Twitter is not your friend. The Sarah Jeong saga shows us why.

www.vox.com

Ezra Klein says that Twitter takes in-group conversations, makes them public, draws the outrage of people who lack all relevant context, and makes society worse as a result:

If you’re a conservative, the liberal tweets that get shot into your sightline aren’t the most thoughtful or representative missives; they’re the ones designed to make you think liberals hate you, are idiots, or both. The same is true if you’re a liberal: you see the worst of the right, not the best. And after you’ve seen enough of these kinds of comments from the other side, you begin to think that’s who they are, that you’re getting a true picture of what your opponents are really like, and what they really think of you — but it’s not a true picture, it’s a distortion built to deepen your attachment to your friends, your resentment of your opponents, and your engagement on the platform. And it’s one that plays on our tendencies to read the other side with much less generosity than we read our own side.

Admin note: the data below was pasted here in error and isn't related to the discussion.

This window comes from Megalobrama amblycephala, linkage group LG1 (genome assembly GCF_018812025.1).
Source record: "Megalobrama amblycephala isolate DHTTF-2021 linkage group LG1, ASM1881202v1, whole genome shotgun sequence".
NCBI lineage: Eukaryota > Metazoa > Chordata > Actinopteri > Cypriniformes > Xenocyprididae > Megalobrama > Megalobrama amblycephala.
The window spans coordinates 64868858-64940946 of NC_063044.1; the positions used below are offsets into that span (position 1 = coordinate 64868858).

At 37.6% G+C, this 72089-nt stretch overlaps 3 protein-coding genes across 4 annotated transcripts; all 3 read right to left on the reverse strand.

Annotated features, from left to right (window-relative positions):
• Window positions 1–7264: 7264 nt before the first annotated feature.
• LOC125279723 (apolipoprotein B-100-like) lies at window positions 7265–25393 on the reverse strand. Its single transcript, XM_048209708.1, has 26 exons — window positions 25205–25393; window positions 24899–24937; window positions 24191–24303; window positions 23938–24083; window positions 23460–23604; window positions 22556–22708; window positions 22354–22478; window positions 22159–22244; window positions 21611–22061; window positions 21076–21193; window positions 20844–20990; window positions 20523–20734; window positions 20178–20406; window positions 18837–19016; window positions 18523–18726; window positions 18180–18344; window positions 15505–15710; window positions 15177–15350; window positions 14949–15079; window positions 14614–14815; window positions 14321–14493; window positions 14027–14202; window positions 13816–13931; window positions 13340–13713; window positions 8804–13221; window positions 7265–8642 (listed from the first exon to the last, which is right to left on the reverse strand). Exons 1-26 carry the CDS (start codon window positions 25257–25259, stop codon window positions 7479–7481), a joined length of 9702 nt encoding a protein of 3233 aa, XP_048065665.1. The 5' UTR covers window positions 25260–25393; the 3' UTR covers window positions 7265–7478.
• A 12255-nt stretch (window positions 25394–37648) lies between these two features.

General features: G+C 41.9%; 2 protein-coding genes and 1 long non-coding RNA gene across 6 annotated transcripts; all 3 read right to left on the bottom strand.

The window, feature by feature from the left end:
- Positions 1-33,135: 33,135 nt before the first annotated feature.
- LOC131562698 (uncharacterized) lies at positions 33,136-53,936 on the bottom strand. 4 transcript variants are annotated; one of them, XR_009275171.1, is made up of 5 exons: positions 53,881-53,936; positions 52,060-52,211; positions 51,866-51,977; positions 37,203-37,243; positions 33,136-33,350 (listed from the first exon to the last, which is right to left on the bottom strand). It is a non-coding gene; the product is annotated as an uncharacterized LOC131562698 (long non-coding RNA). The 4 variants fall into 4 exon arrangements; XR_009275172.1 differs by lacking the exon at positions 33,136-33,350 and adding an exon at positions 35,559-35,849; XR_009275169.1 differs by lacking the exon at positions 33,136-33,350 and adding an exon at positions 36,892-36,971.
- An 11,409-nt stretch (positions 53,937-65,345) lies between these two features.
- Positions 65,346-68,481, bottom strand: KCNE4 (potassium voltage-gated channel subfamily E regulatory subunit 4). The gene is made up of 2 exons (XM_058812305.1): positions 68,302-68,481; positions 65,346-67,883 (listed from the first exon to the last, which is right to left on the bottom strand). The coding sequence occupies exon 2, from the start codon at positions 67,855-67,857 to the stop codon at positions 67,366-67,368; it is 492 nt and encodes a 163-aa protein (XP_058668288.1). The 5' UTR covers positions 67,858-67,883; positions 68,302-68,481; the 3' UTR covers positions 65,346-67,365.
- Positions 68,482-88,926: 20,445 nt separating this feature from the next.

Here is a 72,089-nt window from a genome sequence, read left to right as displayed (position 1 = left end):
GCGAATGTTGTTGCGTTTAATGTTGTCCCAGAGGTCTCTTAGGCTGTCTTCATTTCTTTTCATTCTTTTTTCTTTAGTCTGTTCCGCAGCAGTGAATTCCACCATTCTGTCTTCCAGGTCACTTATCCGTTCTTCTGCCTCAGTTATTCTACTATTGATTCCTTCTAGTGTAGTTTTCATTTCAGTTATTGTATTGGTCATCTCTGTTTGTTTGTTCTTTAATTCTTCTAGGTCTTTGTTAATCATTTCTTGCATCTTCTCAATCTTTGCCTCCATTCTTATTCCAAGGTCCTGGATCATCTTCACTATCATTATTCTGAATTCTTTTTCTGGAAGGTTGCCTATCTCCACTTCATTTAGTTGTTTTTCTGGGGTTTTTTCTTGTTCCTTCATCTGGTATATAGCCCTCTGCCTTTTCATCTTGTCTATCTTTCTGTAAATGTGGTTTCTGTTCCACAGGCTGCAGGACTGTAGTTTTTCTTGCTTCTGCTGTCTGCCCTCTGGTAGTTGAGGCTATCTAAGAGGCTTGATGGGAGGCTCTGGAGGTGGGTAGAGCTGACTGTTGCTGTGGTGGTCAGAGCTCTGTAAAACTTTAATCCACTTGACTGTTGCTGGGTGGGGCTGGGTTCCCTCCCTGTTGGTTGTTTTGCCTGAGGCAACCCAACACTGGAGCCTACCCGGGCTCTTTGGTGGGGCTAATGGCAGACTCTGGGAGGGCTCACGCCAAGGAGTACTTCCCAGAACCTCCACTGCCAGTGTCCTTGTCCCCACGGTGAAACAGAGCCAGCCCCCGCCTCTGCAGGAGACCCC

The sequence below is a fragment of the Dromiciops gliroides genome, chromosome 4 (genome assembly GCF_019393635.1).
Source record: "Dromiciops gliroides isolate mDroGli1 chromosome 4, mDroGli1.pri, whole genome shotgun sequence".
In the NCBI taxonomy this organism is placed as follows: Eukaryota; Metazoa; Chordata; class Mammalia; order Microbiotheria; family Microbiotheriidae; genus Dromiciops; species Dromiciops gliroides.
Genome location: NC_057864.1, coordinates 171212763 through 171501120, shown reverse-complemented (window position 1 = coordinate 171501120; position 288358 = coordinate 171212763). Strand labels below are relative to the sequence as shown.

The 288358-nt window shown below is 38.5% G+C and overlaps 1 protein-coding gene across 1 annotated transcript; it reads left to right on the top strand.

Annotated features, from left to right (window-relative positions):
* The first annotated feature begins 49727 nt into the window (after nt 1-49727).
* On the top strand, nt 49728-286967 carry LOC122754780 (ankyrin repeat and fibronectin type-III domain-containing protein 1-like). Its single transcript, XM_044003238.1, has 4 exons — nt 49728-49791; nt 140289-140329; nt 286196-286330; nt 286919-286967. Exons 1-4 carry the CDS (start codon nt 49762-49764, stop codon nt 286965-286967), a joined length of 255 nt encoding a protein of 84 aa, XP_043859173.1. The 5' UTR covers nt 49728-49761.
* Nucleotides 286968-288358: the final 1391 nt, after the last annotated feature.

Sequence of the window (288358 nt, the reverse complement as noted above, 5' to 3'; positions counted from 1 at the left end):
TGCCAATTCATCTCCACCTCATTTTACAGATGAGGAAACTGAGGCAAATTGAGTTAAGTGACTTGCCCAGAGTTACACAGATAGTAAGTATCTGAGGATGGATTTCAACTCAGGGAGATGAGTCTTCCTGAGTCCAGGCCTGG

The very first tweet was sent in 2006. This is a young medium, and over time, we’ll (hopefully) figure it out — how to interpret it, how to couch it, how to delete old tweets automatically. But for now, the lesson is clear: #NeverTweet.

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